Five reasons why Asian soybean rust has (so far) fizzled
Don't let down your Asian soybean rust guard yet.
But at this point, the odds of Asian soybean rust striking the Midwest are lower than researchers first believed two years ago.
There was good reason to fear Asian rust when it first surfaced in the United States in November 2004. "When you look at rust in Brazil, it's really bad," says X. B. Yang, an Iowa State University (ISU) plant pathologist who reported on his findings at this month's Integrated Crop Management Conference at ISU.
Left untreated, Asian rust has sliced Brazilian soybean yields up to 80%. Conditions conducive to the spread of rust -- leaf wetness for more than six hours a day and temperatures between 60 and 80 degrees -- are common during dewy evenings and mornings during the U.S. growing season.
Asian rust confirmation increased in the United States in 2006, as it was found in 15 states in a total 274 counties and parishes. However, massive rust infestations that many feared have not materialized.
So what gives? Yang cites the following five reasons why rust fears have not yet materialized.
1. Soak up the sun
Ultraviolet light zaps rust in its tracks. For example, University of Illinois researchers have shown if rust spores are exposed to sunlight for 48 hours, they will not germinate on host plants like soybeans.
Fortunately, the United States has lots of intense sunlight and sunny days compared to Brazil. "When you have a lot of lengthy cloudy days, the disease can be really bad," says Yang.
For example, Asian rust severity (level of damage) was 81% in the 2004-2005 growing season when 21 cloudy days per month occurred at an area in the major soybean growing province of Mato Grosso, Brazil. Severity dipped to 14% when eight cloudy days per month occurred in the same time frame in another soybean growing province, Rio Grande do Sul.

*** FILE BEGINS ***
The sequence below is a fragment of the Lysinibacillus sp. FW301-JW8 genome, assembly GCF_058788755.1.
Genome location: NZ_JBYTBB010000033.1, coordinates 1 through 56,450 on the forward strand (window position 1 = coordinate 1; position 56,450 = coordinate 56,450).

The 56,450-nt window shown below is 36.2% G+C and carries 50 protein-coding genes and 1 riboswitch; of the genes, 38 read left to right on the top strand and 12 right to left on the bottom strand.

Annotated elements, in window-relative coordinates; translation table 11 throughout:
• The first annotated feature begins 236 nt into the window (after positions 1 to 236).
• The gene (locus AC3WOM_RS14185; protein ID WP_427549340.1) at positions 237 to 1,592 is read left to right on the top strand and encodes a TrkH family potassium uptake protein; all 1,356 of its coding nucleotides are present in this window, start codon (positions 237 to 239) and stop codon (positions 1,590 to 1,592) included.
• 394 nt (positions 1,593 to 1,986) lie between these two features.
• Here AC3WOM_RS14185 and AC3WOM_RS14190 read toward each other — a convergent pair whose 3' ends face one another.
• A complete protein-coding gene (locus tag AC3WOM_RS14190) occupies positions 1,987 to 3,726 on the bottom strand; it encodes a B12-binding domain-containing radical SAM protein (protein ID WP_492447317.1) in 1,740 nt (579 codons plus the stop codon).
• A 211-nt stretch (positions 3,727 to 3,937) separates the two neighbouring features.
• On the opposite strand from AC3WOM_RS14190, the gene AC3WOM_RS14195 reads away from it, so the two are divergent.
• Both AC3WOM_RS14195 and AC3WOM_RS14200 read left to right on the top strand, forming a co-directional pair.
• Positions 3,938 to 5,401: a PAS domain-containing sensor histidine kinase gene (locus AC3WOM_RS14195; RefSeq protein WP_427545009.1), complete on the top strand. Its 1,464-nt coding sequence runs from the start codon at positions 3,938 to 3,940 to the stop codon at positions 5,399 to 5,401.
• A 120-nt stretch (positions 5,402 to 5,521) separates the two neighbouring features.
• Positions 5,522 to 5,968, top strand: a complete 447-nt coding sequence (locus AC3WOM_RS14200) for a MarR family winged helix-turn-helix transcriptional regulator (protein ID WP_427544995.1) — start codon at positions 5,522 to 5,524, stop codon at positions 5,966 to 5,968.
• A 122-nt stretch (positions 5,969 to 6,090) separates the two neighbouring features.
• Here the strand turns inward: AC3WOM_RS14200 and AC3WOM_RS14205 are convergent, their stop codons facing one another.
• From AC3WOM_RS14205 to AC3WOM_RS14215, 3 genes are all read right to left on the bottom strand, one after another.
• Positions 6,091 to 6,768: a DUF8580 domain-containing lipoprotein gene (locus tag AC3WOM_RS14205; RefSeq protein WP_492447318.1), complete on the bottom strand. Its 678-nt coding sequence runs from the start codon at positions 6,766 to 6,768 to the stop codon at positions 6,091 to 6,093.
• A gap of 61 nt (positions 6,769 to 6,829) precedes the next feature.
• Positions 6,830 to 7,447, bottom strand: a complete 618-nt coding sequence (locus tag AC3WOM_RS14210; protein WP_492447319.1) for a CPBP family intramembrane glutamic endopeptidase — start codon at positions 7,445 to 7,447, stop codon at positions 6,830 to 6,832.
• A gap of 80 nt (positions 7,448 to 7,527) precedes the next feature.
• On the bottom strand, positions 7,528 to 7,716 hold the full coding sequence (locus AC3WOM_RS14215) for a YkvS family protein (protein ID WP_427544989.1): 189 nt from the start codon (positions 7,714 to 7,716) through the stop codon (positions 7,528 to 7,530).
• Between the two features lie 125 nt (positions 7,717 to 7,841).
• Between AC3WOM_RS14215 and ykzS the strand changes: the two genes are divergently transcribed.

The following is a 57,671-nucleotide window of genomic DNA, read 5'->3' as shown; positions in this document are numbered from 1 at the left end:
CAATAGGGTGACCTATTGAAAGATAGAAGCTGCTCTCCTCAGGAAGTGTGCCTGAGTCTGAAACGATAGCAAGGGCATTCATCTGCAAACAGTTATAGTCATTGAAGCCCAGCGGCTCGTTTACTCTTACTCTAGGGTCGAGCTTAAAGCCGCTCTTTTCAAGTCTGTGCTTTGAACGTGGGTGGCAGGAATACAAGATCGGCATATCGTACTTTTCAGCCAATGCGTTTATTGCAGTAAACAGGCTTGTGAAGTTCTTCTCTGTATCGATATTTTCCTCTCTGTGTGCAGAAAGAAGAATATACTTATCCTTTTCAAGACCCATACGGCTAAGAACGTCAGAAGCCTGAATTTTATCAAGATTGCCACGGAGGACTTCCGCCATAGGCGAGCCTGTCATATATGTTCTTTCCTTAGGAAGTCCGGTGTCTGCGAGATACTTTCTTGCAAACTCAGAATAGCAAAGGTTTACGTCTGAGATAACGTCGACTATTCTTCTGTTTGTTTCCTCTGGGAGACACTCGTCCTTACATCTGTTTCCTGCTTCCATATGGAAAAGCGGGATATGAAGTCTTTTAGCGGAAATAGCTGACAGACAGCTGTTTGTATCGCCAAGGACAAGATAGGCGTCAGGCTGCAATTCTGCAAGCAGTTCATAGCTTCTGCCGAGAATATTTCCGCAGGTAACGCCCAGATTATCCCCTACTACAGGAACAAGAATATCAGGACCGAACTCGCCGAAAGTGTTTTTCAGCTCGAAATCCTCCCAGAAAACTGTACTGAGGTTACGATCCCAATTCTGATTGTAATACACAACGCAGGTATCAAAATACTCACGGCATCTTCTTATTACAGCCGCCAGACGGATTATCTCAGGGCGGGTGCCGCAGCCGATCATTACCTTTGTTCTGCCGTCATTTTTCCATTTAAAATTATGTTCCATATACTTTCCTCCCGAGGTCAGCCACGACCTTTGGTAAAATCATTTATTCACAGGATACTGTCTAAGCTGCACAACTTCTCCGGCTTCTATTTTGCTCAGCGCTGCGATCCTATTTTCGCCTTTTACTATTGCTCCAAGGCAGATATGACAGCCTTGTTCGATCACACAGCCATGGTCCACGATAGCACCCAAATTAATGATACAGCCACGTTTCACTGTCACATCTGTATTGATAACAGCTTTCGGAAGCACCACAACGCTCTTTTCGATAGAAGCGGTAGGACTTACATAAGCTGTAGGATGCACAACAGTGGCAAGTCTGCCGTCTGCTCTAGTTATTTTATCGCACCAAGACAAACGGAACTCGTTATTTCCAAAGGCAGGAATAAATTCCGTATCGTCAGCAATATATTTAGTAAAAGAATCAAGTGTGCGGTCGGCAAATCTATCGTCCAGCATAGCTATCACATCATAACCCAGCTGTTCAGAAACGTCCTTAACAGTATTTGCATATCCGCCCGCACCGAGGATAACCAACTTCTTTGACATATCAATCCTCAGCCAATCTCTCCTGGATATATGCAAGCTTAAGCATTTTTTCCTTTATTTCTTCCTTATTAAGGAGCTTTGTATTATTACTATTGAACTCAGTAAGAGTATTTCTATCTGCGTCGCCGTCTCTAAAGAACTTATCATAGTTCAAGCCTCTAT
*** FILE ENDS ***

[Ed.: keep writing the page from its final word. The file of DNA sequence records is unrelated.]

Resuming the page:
"Light intensity and duration increases as you move northward," says Yang. "We (in Iowa) have a lot more daylight in the summer compared to Brazil. So, light might play a very crucial role in limiting this particular disease."
That's something Yang noticed when he studied rust in kudzu patches in Florida in 2005. Kudzu is an alternative Asian rust host.
"The infection was only severe in the shade," says Yang. "Without shade, there was no or very little infection in the kudzu. It reminded me of what I saw when I was in Paraguay. Rust in the kudzu in the trees was bad, but there was no infection in the soybean field across the road."
Yang then decided to test four light intensity levels -- 20%, 50%, 70 to 80% and 100% -- upon rust fungus infection on soybeans. Findings confirmed observations Yang made from the Florida kudzu that high light intensity lowers rust spore survival and rust severity.
The effect of sunlight helps explain why rust first impacts the shaded, lower leaves of a soybean plant. It also relates to the way Asian rust originated in tropical Asia.
"In the jungle, you have plenty of shade, and soybean rust adapted to that," he says. "That's unlike corn and wheat rust, which developed in open growth."